September 19, 2000
[Music of] Melinda Wagner [and] Poul Ruders. Melinda Wagner, Concerto for Flute, Strings and Percussion, Westchester Philharmonic, Mark Mandarano, conductor; Poul Ruders, Concerto in Pieces (Purcell Variations), BBC Symphony Orchestra, Andrew Davis, conductor. (Bridge, CD # 9098) 2000.
Why haven't women composers written more high-quality music in the past forty years? (Hint: It's a trick question.) The real question is of course why women composers are so under-represented among recipients of major awards and commissions in the past forty years. Melinda Wagner, recipient of the Pulitzer Prize for music in 1999, is only the fourth woman to receive a Pulitzer for music in the 56-year history of the award. (Pulitzer awards for literature began in 1893, but the music award began in 1943.) As in many other areas, women are slowly gaining more recognition as composers, but it seems still to be more difficult for women composers to find outlets for their work.
Wagner received the Pulitzer for the work featured on this new recording from Bridge Records -- the Concerto for Flute, Strings and Percussion, written for Paul Lustig Dunkel, who performs on the recording. The album also includes Poul Ruders' Concerto in Pieces, subtitled Purcell Variations for Orchestra.
Melinda Wagner was born in Philadelphia in 1957 into a musical family. She says that as a child music was a natural part of her life at home, and that when she began to play at playing the piano, at about age four, she didn't make a distinction between playing tunes that someone else had written and inventing her own tunes. She says that she never made a conscious decision to become a composer, because by the time she understood the concept of composer, she already was one. She began formal study of music, including composition, in high school, and eventually received graduate degrees in composition from the University of Chicago and the University of Pennsylvania.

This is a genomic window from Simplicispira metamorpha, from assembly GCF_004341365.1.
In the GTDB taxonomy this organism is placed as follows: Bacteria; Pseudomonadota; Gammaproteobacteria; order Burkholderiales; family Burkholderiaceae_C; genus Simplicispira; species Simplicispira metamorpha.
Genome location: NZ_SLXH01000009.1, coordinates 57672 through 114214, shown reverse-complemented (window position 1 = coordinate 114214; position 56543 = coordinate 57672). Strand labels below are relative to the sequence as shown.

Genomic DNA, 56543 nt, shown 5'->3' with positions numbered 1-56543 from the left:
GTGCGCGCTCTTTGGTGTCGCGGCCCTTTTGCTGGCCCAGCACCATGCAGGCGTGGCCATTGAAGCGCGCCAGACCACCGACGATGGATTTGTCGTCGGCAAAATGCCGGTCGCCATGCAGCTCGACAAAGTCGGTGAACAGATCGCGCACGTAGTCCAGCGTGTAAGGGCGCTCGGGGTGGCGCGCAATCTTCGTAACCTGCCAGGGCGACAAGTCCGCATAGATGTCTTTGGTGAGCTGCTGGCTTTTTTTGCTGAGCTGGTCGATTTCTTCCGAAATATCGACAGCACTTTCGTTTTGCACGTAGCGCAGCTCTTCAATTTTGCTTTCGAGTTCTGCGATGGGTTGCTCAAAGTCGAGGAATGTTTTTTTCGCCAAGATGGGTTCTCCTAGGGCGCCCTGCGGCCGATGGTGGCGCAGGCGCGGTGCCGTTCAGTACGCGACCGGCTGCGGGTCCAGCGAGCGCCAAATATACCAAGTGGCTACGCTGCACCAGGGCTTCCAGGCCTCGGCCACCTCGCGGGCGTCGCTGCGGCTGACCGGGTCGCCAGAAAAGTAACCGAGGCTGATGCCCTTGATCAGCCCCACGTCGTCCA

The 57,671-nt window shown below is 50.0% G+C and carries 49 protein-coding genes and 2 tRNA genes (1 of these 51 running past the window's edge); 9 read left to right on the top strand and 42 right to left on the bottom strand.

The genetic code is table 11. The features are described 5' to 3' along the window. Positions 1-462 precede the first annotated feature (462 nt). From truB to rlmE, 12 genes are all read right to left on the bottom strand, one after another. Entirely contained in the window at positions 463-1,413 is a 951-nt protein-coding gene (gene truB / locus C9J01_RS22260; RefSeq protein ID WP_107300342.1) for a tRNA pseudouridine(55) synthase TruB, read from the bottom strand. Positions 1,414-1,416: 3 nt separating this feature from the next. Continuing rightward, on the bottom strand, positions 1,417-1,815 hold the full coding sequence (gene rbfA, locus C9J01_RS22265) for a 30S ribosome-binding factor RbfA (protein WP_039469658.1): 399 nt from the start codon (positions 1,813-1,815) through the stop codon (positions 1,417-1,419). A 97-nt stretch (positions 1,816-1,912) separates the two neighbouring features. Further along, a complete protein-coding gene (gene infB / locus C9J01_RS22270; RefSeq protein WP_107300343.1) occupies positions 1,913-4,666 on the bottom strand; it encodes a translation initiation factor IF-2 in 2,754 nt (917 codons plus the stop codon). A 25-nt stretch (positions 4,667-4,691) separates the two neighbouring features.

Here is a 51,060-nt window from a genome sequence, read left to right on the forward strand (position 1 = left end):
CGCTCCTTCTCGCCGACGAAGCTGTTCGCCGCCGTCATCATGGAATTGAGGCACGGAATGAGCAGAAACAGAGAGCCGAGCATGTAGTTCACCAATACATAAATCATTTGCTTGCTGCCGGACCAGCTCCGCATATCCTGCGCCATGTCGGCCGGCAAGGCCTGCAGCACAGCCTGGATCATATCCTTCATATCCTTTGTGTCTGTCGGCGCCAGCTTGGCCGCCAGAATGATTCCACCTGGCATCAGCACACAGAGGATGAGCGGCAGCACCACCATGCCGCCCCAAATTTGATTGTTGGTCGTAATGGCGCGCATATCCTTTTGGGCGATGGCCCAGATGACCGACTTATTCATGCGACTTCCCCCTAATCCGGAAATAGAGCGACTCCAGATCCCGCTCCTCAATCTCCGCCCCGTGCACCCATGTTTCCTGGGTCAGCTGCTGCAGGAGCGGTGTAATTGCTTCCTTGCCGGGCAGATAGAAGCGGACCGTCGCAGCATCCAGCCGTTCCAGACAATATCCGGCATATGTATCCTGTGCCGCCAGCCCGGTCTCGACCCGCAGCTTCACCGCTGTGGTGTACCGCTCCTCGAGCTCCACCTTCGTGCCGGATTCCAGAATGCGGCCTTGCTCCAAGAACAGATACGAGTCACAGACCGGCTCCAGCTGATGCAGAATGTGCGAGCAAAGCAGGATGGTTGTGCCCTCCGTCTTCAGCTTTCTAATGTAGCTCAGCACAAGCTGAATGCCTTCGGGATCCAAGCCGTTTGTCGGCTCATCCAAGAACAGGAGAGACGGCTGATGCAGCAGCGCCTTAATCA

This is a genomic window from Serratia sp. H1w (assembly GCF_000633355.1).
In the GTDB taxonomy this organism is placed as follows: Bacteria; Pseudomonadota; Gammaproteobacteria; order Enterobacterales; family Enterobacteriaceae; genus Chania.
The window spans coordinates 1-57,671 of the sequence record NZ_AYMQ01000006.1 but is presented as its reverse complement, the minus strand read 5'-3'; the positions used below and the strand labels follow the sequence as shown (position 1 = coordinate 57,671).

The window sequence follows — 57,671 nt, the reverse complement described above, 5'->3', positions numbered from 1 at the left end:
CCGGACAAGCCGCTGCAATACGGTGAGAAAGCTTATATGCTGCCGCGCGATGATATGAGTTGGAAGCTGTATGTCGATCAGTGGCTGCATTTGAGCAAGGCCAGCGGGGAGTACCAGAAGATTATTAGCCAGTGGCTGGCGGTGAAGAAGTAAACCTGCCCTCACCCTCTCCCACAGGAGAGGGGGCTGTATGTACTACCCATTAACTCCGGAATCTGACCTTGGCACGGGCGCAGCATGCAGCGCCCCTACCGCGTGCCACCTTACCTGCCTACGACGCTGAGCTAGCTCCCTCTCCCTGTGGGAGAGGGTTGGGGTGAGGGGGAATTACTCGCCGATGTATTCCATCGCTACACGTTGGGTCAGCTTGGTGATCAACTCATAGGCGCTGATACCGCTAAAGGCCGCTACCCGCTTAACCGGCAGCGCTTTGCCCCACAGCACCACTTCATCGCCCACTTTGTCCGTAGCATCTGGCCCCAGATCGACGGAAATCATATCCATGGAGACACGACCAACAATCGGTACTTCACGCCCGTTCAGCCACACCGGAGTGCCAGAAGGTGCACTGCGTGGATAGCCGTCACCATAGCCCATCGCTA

Wagner's Concerto for Flute, Strings and Percussion is in three movements, the first of which, according to the composer, "does owe a doff of the cap to the spirit of Sonata Allegra form with strongly delineated first and second themes." Compared with traditional concerto form, however, the roles of solo instrument and ensemble are a bit altered. Wagner says that she "wanted the accompanying ensemble to participate fully in the music," rather than simply create a structure for the flute, and the solo voice is allowed to "participate fully in [the] compositional and formal rigor" of the work, rather than "merely bob and float delicately atop the piece." This is possible partly because of her decision to write the concerto for strings and percussion only, so that the flute voice does not have to compete with the heavier brass and winds.
The second movement features a lullaby tune played in the low register of the flute, with an intricate pattern of complementary melodic lines and long pedal tones in the strings. The entire concerto is a work of delicate beauty, eschewing flashy pyrotechnics and gimmicks to highlight the flute's "tones of dark and mysterious loveliness." Good pick, Pulitzer guys!
You can hear the Concerto for Flute, Strings and Percussion by Melinda Wagner on WHIL-FM (91.3) Thursday, September 21 at 7:00 p.m. as part of their weekly series of music from after 1950.
-- J. Green
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